With this background in mind, there is a possibility that on appeal from the Maori Land Court the High Court may treat ss 326A-326D as identical to s129B without reference to the foundational principles of the 1993 Act. They are, after all, very similar in wording. Of course, the substantial difference is that ss 326A-326D sit within a statute that is premised on retaining land in the hands of its Maori owners and facilitating the utilisation and development of such land.
The concern is whether the same tendency to give weight to the indefeasibility principle at the expense of the 1993 Act will occur if the Maori Land Court orders access over, say, general land to landlocked Maori freehold land. The owners of the general land have obviously had their rightto an indefeasible title displaced. In reconsidering a Maori Land Court decision the mandatory factors that the appellate court must have regard to may well be interpreted in an isolated fashion not giving effect to, in particular, the wider principle of the need to facilitate utilisation of Maori land.
This concern may seem peripheral in light of Elizabeth Toomey's recent analysis of 20 reported decisions made under s 129B. In 15 of those cases, access was granted to the long-term owner. In light of that study it is conceivable that long-term owners of Maori land will be successful in their application for access. That is, there currently does not appear to be a precedent for favouring indefeasibility over ordering reasonable access to landlocked land.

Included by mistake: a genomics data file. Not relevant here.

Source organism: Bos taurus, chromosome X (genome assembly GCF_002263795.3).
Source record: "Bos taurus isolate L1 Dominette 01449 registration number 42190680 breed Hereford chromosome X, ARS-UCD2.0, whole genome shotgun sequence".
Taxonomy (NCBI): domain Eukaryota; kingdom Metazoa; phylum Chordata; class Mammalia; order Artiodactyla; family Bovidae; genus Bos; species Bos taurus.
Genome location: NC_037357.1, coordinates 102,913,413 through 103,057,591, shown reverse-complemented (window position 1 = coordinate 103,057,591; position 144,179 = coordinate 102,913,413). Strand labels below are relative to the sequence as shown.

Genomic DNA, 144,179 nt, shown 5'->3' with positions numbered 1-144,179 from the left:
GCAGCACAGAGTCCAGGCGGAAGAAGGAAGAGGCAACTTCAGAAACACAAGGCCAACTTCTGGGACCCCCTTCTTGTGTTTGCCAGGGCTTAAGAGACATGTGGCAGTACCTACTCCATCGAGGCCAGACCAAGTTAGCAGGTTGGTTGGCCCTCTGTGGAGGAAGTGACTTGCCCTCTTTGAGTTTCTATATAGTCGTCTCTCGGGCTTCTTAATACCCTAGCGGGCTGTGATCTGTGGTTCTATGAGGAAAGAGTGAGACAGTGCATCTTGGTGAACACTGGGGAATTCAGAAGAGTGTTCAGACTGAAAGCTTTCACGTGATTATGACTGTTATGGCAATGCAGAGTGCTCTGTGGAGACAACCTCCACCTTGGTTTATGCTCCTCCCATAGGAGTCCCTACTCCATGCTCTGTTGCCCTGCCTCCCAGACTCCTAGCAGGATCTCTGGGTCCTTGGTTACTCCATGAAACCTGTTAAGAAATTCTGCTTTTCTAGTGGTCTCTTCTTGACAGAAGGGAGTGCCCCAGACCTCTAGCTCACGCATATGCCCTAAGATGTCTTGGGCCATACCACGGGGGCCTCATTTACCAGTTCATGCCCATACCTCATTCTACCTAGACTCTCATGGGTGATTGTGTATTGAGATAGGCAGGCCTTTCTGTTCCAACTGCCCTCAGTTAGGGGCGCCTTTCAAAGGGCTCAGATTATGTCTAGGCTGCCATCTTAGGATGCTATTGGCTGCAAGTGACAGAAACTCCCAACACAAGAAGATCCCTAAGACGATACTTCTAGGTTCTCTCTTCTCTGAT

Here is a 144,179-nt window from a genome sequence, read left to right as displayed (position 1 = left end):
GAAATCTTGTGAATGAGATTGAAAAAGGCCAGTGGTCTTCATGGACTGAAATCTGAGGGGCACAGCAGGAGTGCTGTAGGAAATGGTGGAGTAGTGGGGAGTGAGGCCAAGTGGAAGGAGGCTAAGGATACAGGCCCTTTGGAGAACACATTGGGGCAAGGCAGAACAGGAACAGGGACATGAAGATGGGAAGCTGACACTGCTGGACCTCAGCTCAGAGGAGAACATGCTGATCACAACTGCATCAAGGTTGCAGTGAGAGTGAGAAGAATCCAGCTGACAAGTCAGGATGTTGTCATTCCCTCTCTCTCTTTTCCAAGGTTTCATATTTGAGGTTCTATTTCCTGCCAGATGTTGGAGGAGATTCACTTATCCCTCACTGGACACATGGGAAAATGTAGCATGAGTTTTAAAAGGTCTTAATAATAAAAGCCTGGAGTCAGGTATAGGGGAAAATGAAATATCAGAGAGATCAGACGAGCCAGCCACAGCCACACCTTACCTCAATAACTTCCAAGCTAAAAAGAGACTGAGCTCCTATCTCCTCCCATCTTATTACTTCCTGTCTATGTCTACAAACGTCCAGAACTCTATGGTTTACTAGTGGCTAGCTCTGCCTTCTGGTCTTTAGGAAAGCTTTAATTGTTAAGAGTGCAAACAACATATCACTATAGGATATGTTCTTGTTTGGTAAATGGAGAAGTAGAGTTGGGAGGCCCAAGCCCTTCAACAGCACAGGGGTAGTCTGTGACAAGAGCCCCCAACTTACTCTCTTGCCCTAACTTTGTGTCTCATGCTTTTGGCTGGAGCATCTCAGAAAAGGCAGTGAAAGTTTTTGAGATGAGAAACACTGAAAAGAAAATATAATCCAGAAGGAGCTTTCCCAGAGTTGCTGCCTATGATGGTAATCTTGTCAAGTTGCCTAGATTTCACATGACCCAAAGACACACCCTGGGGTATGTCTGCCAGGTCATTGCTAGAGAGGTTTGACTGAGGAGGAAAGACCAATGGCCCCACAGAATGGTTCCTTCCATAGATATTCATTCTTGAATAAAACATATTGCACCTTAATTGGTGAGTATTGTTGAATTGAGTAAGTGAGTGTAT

However, Toomey, in her study did stress the need for the courts to better appreciate that such an order is a detraction from the indefeasibility of the titles of those whose land is used to provide the access. Whether the courts in the future will become more cautious in awarding access is uncertain. The two most recent cases do not bear this out: in both cases access was awarded. Anyway, Toomey's primary concern is with the property developer who cheaply purchases landlocked land, applies for access across neighbouring land, and then on-sells the land at a significant profit. That particular scenario is not applicable to the Maori landlocked land case. The most common scenario is that owners of Maori land hold that land through succession, and, even if they are successful in obtaining reasonable access, it is incredibly difficult to on-sell the land as all the requirements in Te Ture Whenua Maori Act 1993 need to be met. The nature of landlocked Maori land will hopefully be enough to displace the indefeasibility argument. But perhaps the tougher balancing act will occur when owners of landlocked Maori land require access across neighbouring Maori land. The owners of the neighbouring land not only have the power of the indefeasibility argument but also the principle of retention. Whether the utilisation principle will be capable of displacing the combined force of indefeasibility and retention will be a seriously difficult issue for the Court to confront. It is in this play-off that a real understanding of the purpose of the 1993 Act will come to light.